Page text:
Watching the Husker defense has been a chore on many occasions this season. However, it’s important to take into account the recent revolving door of defensive coordinators that have brought their own special schemes with them each time. That doesn’t absolve defenders of all on-the-field sins, though. By the midseason point, there should be some improvement and we’re not seeing much if any.

 

Nebraska held onto a 10-point lead with 5:41 left to go versus Northwestern this past Saturday. The Wildcats would then score on a 15-play, 62-yard drive that saw them convert two 4th-and-10 situations leading to a field goal. They’d then get the ball back and complete a 99-yard touchdown drive in one minute and 50 seconds that sent the game into overtime where the Wildcats would eventually chalk up the win.

 

This is the kind of effort that will cause Nebraska to keep losing games this season and in the future. It needs to be cleaned up immediately one way or another.

 

Ranking the Toughest Remaining Games on the Schedule

 

1. Nov. 2 at Ohio State

Keeping things respectable against the current conference favorite to make the College Football Playoff would be ideal. In the end, forcing the Buckeyes to punt would be a step in the right direction. They haven't done so against the Huskers since 2012.

 

2. Nov. 23 at Iowa

Quarterback Nate Stanley has helped guide the Hawkeyes to a 5-1 start showing that they can most certainly stiff-arm lesser competition. However, after a 28-17 loss to Wisconsin in the de facto Big Ten West championship game, one has to wonder if Iowa can match what another remaining Husker opponent did in besting Penn State at Happy Valley. Regardless, the Hawkeyes should have a three-game winning streak heading into regular-season finale with the Big Red at the very least.

 

3. Nov. 16 Michigan State

Nebraska gets the Spartans fresh off their tussle with Urban Meyer and the Buckeyes, so keep your eyes on this potential trap game for the green and white. Michigan State has been all over the map thus far having dropped a 10-point loss at home to Northwestern but rebounded to topple a top-10 Penn State team in Happy Valley. The Spartans do have one of the conference's best rushing defenses but are susceptible to the pass. Could Adrian Martinez vs. Brian Lewerke be brewing?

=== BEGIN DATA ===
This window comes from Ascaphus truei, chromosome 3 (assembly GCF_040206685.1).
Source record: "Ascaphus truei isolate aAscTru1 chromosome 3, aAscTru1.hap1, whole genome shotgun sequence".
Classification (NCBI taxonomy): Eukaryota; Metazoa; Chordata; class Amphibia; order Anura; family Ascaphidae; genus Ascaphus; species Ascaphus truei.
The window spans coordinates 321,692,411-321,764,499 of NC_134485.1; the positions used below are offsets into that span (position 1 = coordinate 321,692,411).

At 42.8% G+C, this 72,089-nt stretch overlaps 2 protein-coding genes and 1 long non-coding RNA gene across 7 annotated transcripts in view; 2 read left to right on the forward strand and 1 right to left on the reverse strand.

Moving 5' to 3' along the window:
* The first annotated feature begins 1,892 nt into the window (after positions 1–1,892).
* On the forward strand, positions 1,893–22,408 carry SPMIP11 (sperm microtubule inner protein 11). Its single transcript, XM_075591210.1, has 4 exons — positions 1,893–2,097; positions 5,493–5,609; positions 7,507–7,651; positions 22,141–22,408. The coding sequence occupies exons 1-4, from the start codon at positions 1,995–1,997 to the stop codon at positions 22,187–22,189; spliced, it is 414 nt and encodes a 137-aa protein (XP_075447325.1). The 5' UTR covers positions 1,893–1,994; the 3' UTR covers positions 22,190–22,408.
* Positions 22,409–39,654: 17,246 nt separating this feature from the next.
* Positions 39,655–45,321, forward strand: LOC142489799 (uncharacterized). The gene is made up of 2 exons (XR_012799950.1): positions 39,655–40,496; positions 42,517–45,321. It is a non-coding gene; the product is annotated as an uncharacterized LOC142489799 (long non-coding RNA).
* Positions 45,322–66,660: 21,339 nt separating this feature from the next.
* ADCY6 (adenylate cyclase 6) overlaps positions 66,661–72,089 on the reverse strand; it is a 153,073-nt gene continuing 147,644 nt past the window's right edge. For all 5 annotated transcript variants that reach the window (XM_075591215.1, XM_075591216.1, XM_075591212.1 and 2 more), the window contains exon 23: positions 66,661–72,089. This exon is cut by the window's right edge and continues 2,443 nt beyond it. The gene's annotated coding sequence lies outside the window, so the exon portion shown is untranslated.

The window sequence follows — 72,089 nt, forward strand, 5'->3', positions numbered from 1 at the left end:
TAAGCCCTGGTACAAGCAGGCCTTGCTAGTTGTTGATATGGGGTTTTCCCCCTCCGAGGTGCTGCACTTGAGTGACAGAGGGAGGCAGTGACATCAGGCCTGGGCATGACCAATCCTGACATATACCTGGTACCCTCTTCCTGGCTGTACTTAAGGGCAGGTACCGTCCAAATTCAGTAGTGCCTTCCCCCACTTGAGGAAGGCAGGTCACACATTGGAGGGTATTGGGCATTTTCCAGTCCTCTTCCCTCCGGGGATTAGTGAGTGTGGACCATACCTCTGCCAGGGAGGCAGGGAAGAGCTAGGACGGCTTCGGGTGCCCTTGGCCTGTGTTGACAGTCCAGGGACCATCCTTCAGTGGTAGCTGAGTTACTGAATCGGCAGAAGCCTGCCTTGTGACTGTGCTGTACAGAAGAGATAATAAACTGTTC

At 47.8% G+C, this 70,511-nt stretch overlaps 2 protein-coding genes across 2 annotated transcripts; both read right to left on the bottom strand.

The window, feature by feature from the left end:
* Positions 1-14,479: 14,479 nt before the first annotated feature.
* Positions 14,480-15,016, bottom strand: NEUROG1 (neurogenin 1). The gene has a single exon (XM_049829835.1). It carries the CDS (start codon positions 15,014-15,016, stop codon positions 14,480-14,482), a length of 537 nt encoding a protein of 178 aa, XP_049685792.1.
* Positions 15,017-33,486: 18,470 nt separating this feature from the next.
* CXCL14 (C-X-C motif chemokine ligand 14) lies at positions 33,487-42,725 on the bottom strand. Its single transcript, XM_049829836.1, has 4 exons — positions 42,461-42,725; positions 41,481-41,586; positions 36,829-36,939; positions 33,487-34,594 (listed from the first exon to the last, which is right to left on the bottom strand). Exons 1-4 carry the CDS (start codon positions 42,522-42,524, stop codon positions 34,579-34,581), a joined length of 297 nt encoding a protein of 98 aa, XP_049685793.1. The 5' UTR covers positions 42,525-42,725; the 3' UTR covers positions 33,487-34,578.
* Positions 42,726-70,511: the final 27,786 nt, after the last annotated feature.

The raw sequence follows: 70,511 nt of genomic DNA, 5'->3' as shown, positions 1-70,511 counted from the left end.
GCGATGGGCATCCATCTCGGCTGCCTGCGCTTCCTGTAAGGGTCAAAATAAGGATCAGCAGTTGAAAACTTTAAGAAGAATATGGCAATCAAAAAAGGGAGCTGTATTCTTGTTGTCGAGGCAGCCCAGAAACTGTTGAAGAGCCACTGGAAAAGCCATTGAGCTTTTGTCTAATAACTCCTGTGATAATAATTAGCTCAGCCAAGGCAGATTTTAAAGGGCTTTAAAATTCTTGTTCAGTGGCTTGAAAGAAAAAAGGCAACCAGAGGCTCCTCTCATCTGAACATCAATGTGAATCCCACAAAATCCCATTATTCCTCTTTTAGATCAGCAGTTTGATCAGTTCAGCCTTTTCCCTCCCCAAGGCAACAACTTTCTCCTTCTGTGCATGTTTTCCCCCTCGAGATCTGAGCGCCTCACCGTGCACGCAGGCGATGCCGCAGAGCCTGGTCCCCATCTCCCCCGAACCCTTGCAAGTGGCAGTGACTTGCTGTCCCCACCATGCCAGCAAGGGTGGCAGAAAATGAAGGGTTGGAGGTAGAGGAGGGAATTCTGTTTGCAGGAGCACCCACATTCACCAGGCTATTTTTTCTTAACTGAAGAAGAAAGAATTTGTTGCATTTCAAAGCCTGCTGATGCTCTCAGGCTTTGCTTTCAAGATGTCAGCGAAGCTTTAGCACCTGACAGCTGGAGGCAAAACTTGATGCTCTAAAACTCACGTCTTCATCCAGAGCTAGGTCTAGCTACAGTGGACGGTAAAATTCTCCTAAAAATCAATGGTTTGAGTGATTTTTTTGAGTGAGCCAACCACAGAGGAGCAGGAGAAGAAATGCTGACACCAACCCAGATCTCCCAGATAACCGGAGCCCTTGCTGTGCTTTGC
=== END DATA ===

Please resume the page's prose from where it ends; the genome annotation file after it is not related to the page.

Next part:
4. Oct. 20 Minnesota

This Saturday's Battle for the $5 Bits of Broken Chair Trophy has Vegas giving Nebraska the favorite's nod despite the Huskers' winless record. That's a tip of the cap considering the Golden Gophers were able to give Ohio State all it could handle at the Horseshoe. Solid play from quarterback Zack Annexstad and receiver Tyler Johnson will be vital if 3-3 Minnesota wants to snap its three-game skid.

 

5. Nov. 9 Illinois

The Illini have looked downright respectable at times and like the Illinois we've all come to expect at others. The 3-3 Illini's lone Big Ten win was a 38-17 dismissal of Rutgers, but their other two conference bouts resulted in losses by a combined score of 109-31. Look for Illinois to use running back Reggie Corbin to give their suffering passing game (117th in the nation) a breather.

 

6. Oct. 26 Bethune-Cookman

With a band that's tough to beat, the Wildcats are obviously being paid for what Husker fans are hoping will be a track meet in the home team's favor. They're 4-3 on the year thus far, good for third place in the MEAC and lost both games played against FBS opponents (North Texas and Florida Atlantic.) Bethune-Cookman may put up an uncomfortable amount of points for Big Red fans, but they more than likely give Nebraska the most important thing the Huskers need right now: a win.

 

Note: Nebraska will be wearing these alternate uniforms for the November 10 game versus Illinois. They are inspired by the first team to play at Memorial Stadium with this season marking the Huskers’ 96th calling the venue home.

 

 

— Written by Brandon Cavanaugh, FWAA member and part of the Athlon Contributor Network. Be sure to follow him on Twitter (@eightlaces) plus keep up with tat-filled features on his Patreon page.